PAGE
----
Turns out there’s no room to be Loyal

Say it ain’t so, Joe.

Sweetwater High School alum and all around nice guy, Joe Corona joined the San Diego Loyal this year.


The move to the local professional futbol club came after meaningful stints with teams in Liga MX (the Mexican top tier professional soccer league), MLS (the United States’ first division professional soccer team), the Mexican National Team (youth division) and the United States Mens National Soccer senior team.

To many, however, I wager he was Joe the kid from Sweetwater High School.
The joy of watching and cheering for the local team is elevated when a local guy is on the roster, especially one of Corona’s stature. But that’s changing after this season.

The San Diego Loyal is playing its last season. The second division club is folding when the final whistle blows on the team’s final game this year.

The chairman, Andrew Vassiliadis, posted a video on social media Thursday morning announcing the Loyal, after four years of playing, couldn’t find a viable way forward for the club’s growth and continued existence, especially without a permanent stadium to play in.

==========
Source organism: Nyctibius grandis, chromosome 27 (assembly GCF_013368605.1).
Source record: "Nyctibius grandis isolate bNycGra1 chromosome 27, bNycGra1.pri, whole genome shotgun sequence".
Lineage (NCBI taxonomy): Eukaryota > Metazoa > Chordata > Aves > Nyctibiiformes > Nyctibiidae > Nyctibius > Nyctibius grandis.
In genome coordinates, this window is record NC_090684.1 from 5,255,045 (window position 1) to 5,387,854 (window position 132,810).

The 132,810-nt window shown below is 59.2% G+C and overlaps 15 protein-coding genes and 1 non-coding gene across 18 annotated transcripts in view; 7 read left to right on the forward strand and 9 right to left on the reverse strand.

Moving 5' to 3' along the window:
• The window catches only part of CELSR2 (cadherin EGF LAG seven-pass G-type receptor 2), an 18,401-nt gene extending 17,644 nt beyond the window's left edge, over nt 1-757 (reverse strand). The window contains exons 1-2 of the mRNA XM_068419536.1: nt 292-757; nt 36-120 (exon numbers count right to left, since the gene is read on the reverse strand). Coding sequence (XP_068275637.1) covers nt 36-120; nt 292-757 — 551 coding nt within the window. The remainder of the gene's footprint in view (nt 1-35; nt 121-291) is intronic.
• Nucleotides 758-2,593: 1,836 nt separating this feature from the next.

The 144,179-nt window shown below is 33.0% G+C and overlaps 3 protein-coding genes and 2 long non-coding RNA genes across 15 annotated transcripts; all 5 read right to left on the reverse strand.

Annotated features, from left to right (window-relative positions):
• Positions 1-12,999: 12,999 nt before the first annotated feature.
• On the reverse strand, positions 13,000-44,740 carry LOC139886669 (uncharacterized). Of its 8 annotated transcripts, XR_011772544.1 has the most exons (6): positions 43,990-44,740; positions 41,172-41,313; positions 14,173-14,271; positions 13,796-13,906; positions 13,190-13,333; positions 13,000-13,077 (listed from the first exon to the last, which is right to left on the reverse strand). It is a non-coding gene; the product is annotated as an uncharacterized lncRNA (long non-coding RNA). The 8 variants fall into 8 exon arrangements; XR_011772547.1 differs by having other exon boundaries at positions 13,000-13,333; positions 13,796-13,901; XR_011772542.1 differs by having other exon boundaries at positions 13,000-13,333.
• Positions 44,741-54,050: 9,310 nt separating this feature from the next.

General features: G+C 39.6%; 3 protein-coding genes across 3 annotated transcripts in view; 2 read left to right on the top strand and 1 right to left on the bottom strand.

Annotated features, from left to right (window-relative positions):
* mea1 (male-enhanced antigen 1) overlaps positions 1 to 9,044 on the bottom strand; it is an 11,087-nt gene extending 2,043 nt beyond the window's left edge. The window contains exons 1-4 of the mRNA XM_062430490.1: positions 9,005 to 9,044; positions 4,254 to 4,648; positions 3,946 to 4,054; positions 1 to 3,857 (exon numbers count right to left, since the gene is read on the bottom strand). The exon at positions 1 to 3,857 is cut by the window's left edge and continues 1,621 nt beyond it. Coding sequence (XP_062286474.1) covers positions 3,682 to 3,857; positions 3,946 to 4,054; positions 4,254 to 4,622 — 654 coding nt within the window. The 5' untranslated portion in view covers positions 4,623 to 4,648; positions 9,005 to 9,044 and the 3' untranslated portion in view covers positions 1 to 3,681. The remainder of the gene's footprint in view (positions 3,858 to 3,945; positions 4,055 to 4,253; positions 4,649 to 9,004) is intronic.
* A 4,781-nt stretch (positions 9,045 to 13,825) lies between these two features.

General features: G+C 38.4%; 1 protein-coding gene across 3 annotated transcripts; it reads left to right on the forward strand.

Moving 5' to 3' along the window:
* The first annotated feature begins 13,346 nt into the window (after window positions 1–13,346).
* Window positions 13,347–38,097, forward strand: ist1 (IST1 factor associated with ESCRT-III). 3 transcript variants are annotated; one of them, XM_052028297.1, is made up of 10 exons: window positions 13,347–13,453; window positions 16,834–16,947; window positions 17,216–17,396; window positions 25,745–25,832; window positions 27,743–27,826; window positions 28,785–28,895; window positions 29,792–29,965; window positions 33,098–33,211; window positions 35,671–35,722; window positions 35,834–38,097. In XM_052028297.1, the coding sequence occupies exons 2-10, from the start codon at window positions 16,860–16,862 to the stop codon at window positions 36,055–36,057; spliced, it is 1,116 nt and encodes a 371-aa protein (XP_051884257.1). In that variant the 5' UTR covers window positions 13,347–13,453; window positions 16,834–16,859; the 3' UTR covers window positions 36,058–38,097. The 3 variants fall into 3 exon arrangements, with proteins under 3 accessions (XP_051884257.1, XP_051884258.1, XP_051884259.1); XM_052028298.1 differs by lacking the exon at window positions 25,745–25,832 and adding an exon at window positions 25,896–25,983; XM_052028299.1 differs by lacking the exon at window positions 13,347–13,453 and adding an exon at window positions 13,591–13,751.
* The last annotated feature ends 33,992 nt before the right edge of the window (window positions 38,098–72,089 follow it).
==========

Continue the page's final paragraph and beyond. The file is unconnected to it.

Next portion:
They currently play at USD stadium.

It’s an unfortunate and unlucky development for fans and a brutal kick in the shins for the players and staff who earned their livelihood with the club.

The Loyal filled a couple holes in San Diego’s sports landscape.

They provided soccer fans—a large, vocal contingent of consumers—an opportunity to cheer for a futbol team of their own.

They also soothed the wounds of those who felt burned by the Spanos family after their decision to move the Chargers—the county’s original football team—to Los Angeles, provided they grew to used to the idea that in their football game the Loyal actually played with their feet.

The team’s first season started just weeks before the pandemic kept people at home in efforts to avoid the transmission of COVID-19. Since then, as businesses and people resumed their routines, the Loyal appeared to be finding moderate success, so much so that a professional women’s soccer team was established here as well as a landing pad for an MLS team in 2025. But whatever financial success the Loyal had was an illusion or short lived.

It was a good run. Too bad it was a short one.